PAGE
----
Phil Bull Bio

Phil Bull (1910 – 1989) was a professional gambler, magazine publisher, and
race horse owner.

He became a legend in the racing community due to his betting success and
creation of the Timeform handicapping system.

Since 1948, Timeform has offered performance ratings on every British race
horse and, in recent years, many international horses.

Aside from founding Timeform, he’s credited with aphorisms like “at the
racecourse, keep your eyes open and your ears closed.”

Let’s continue discussing Bull’s contributions to horse racing by looking at
his upbringing, early gambling successes, Timeform system, Portway Press Ltd.,
horse breeding background, and administrative stint.

Phil Bull’s Early Life

Bull was born in the modest town of Hemsworth, West Yorkshire, not far from
Leeds. The son of a miner and schoolteacher, he graduated from Hemsworth Arts
and Community Academy (formerly Hemsworth Grammar School).

In 1931, Bull graduated from Leeds University with a degree in mathematics,
which later served as a foundation for his horse racing acumen.

But his first pursuit was teaching math at a school in London. Bull didn’t
last long in this profession, quitting to chase his true love – gambling.

Becoming a Professional Gambler

The gambling bug bit Bull early since he bet on horses as an 18 year old
student. Success came early because he won a bet on Caerlon at 25 / 1 odds in
the Epsom Derby.

His brief teaching stint was more a side career as he poured over seasons’
worth of horse racing results. After studying date and racecourses, Bull began
to notice trends that he could exploit in gambling.

Not long after he quit his teaching job in the early 1940s, Bull was already
making a living through the sport. The math whiz also sold his self-developed
time ratings system under the name the Temple Time Test.

A Huge Gambling Success

Unlike many betting systems that were being sold at the time, the Temple Time
Test was a proven winner. Bull could point to his own successes as proof.

His betting records indicate that he made €295,987 in profits from 1943 to

It’s difficult to put an exact inflation figure on this amount because it
occurred over three decades.

But even if you calculate that the entire €296k sum was earned in 1974, that
amount would be worth over €3.2 million today – an average of nearly €100,000
per year.

Thanks to his reputation, success, and notoriety, Bull made notable
friendships with the bookmaker William Hill, along with mainstream celebrities
like The Crazy Gang and Bud Flanagan.

Creating Timeform & Portway Press

After World War II, Bull met a fellow bettor named Dick Whitford, who’d also
developed his own handicapping ratings system. Together, they created a new
betting system called Timeform.

The name came from combining Bull’s ratings approach – emphasizing the
probable speed of a race – with Whitford’s system, which was focused on horses’

They also created Portway Press Ltd., the publishing company that would
produce their numerous race guides over the years.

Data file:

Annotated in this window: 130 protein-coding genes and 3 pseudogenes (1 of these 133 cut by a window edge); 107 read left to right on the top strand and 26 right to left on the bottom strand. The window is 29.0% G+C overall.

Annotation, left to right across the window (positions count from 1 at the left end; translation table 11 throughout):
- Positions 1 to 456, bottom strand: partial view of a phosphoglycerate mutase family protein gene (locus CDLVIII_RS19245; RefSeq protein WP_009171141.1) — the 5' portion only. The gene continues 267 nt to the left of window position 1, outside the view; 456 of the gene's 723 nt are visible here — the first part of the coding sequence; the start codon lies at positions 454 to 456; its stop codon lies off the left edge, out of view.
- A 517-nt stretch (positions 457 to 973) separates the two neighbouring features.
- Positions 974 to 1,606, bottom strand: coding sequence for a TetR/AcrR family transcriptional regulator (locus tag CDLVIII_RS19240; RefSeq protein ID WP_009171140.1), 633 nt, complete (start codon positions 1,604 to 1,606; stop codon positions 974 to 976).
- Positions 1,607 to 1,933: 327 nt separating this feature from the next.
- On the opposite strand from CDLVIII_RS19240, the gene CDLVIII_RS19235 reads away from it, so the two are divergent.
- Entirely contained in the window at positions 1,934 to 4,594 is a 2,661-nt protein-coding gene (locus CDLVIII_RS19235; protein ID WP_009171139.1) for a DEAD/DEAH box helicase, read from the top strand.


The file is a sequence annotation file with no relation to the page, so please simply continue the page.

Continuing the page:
The first Timeform publication was called Race horses of 1948, which kick
started a series of guides. In addition to producing yearly books, Portway also
released daily race cards, which can still be found on race tracks today.

Bull served as CEO of Portway until his death in 1989, and he was succeeded
by Reg Griffin.

In 2006, Betfair purchased Portway Publishing for €15 million, which Griffin
and the board accepted after rejecting a previous company’s offer of €10m five
years before.

Betfair saw Timeform as a way to quickly create a ratings database for their
website. Betfair and others within the betting industry were also impressed with
how Portway Publishing always retained its objectivity when producing guides.

Thanks to its far reaching database, Timeform ratings are used to determine
the all-time greatest horses in different classes.

What Is Timeform & How Does It Work?

In the words of Portway Publishing, Timeform represents the “merit of the
horse expressed in pounds and is arrived at by careful examination of its
running against other horses using a scale of weight for distance beaten, which
ranges from around 3 pounds a length at five furlongs and 2 pounds a length at a
mile, and a quarter to 1 pound a length at two miles.”

Timeform is comparable to the Beyer Speed Figure, which has been used in
North America since the 1970s. If you want to translate the Beyer Speed Figure
to a Timeform number, you add 12 14 points to the Beyer figure.

Timeform Ratings for 3 year olds and up:

  • 140+ = Outstanding horse
  • 130 to 135 = Above average Group 1 winner
  • 125 to 129
    = Average Group 1 winner
  • 115 to 124 = Average Group 2 winner
  • 110 to 115 =
    Average Group 3 winner
  • 100 to 105 = Average listed race winner

Average ratings for 2 year olds will be slightly lower than this in Timeform

Flat vs. Hurdle vs. Steeplechase

Timeform features different ratings for horses racing over hurdles, over
fences, and on flat ground. Given this, scores can’t be compared between the
three types of races.

Here’s an example: flat horses Frankel, Sea Bird, and Brigadier Gerard rate
at 147, 145, and 144 respectively. Steeplechaser horses Arkle, Flyingbolt, and
Sprinter Sacre rate at 212, 210, and 192 respectively.

Top rated Horses of All Time

As mentioned before, Timeform is unofficially used to rate the best horses
ever in terms of overall performance.